Quote
After my supply of 1307s run out, I'm done with them.  I'm going to use DS3231 moving forward.


I echo this. The ds3231 can use the 1307 library without modification so it's easy to use. I've had a 1307 project running since October and it's about 5 minutes off now. Another project with a 3231 has been on since mid December and is still within 1 second of my computer's clock.


CrossRoads

Can always go extreme and add GPS time ...
http://www.dipmicro.com/store/DSSC-0104
Designing & building electrical circuits for over 25 years.  Screw Shield for Mega/Due/Uno,  Bobuino with ATMega1284P, & other '328P & '1284P creations & offerings at  my website.

stevemarple

The DS3231 looks like a good alternative to the DS1307, especially as it can operate at 3.3V and 5V, but SOIC package only it seems. I have a project where I really want to avoid using SM devices as other people will be building them. Are there any alternatives to the DS1307 that operate at both 3.3V and 5V and are available in a through-hole package?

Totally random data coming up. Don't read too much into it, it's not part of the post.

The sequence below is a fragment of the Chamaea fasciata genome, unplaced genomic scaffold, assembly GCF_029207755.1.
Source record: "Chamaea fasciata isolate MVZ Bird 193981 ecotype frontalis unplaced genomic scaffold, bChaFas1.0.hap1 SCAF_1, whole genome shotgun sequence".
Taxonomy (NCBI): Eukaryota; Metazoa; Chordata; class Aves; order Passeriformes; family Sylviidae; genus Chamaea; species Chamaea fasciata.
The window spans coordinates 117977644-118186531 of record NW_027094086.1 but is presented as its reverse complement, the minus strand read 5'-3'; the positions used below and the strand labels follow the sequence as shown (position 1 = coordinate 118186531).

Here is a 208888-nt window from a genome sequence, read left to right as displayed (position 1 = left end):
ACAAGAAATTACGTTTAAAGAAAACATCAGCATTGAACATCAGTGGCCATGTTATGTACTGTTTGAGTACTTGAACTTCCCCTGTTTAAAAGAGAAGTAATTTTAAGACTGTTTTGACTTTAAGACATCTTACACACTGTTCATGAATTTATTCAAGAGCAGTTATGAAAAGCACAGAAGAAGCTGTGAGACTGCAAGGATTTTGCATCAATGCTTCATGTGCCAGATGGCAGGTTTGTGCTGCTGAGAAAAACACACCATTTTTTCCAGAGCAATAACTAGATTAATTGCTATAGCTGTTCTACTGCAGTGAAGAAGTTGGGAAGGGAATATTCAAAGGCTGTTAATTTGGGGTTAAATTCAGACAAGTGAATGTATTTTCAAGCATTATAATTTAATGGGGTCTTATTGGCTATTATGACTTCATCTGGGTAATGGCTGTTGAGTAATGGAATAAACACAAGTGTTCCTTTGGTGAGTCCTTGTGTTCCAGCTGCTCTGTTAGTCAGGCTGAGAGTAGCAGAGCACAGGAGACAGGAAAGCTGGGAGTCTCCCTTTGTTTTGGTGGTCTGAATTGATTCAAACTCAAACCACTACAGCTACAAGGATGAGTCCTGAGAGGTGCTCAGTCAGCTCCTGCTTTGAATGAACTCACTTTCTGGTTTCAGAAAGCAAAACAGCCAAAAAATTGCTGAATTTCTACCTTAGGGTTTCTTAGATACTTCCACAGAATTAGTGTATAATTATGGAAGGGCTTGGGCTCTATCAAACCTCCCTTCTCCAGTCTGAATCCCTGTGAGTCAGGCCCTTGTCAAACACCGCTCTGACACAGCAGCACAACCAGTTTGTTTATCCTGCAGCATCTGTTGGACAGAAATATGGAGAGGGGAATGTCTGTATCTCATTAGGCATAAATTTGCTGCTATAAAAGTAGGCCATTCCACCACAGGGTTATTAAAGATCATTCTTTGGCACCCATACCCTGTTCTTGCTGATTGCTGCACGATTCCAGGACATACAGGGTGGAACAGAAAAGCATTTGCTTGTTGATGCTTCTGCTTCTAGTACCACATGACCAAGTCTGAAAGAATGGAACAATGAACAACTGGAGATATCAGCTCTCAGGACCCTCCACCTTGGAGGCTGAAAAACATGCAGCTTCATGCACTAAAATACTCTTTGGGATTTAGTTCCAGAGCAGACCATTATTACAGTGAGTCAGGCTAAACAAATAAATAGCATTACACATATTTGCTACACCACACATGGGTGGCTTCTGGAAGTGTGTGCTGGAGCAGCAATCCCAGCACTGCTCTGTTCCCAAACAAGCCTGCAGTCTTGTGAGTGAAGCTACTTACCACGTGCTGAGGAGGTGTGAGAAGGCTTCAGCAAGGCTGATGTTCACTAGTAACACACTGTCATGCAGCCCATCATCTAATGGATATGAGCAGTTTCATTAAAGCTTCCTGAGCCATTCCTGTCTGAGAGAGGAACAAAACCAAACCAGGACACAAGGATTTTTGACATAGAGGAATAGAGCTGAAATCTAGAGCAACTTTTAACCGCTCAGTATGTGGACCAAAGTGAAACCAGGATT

ninja2


xenocid

#14
Jan 20, 2012, 02:18 pm Last Edit: Jan 20, 2012, 02:21 pm by xenocid Reason: 1

Are there any alternatives to the DS1307 that operate at both 3.3V and 5V and are available in a through-hole package?


DS1302 is a DIP-8, 3-Wire, RTC. It operates from 2 to 5.5V and as a bonus point it can trickle charge  the backup battery or capacitor.
A library for arduino IDE is available here

Go Up